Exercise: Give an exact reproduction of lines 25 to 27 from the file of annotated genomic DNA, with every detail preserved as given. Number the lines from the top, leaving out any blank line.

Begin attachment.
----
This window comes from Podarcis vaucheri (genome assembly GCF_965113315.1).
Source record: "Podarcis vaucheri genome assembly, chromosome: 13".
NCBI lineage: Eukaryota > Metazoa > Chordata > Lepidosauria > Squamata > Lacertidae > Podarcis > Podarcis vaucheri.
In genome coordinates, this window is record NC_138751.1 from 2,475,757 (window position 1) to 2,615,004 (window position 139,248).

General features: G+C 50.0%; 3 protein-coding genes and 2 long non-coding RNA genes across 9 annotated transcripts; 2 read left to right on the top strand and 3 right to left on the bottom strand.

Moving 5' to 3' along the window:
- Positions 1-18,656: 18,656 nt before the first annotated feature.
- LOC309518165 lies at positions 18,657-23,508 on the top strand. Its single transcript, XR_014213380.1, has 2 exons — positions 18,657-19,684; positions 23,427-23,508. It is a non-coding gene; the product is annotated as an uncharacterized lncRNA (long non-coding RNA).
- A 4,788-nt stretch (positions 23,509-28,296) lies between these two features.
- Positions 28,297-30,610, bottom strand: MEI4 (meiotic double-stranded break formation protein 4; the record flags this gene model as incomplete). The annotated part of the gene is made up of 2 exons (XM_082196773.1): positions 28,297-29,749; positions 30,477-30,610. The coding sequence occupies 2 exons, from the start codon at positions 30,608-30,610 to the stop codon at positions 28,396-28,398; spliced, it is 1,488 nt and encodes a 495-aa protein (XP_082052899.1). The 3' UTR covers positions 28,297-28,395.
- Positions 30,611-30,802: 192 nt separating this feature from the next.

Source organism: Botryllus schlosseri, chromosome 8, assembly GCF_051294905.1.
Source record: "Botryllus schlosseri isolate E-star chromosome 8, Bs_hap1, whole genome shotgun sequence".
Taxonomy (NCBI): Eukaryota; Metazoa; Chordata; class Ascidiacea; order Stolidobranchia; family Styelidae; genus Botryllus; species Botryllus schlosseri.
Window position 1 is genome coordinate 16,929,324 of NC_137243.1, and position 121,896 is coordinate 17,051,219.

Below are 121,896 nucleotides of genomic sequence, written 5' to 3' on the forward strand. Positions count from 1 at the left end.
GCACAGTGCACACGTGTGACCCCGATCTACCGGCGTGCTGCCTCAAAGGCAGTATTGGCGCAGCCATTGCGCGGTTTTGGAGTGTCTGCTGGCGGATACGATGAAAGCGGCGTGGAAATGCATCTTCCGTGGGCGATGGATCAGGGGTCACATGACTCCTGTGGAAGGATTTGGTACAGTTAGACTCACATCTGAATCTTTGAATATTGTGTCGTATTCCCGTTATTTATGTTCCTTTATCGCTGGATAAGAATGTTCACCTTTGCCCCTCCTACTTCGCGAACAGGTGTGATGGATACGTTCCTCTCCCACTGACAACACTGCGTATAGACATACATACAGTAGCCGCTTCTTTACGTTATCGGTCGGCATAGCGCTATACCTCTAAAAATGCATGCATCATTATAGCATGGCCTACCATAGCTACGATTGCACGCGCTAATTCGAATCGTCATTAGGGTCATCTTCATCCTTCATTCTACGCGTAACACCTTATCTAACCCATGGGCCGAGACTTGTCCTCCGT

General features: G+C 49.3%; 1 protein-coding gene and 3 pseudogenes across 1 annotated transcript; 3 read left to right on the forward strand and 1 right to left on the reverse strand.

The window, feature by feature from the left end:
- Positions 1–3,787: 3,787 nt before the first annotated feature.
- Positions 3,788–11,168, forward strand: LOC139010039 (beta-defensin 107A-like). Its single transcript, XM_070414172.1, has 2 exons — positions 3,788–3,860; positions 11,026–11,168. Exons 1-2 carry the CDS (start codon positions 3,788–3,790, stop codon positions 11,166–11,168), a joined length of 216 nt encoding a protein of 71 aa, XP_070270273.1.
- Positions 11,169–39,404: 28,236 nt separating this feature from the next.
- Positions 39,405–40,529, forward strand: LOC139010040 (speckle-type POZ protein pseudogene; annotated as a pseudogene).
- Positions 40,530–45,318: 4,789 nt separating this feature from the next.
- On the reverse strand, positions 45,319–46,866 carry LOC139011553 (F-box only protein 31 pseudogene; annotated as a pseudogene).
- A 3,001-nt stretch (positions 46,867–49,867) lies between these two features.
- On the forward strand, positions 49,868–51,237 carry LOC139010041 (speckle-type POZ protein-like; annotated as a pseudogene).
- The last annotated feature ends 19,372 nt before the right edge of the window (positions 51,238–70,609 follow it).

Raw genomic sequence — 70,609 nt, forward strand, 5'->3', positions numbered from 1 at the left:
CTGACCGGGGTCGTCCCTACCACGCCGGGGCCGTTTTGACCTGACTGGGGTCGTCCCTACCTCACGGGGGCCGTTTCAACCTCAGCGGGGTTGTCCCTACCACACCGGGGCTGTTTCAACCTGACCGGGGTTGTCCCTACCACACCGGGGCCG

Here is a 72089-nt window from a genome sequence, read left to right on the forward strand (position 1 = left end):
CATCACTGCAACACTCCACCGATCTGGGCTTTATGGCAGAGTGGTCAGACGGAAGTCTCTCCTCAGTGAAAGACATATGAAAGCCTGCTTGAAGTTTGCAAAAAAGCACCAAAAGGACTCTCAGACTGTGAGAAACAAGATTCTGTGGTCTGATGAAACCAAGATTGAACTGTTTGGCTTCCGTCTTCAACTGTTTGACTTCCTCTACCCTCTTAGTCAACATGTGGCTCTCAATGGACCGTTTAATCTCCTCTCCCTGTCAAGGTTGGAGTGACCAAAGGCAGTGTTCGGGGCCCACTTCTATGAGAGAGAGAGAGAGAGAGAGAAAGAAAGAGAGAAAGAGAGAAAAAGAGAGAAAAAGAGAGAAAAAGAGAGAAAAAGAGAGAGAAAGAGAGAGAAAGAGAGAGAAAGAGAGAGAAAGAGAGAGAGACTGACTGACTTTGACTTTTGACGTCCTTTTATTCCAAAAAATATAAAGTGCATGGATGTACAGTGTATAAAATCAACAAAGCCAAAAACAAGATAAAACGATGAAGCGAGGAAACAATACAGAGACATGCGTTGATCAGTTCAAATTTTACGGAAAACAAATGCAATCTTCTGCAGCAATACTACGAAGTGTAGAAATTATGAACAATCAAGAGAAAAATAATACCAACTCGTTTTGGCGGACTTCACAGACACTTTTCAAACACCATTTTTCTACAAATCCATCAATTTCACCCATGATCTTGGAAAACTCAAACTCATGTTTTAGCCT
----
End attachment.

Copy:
- On the reverse strand, positions 45,319–46,866 carry LOC139011553 (F-box only protein 31 pseudogene; annotated as a pseudogene).
- A 3,001-nt stretch (positions 46,867–49,867) lies between these two features.
- On the forward strand, positions 49,868–51,237 carry LOC139010041 (speckle-type POZ protein-like; annotated as a pseudogene).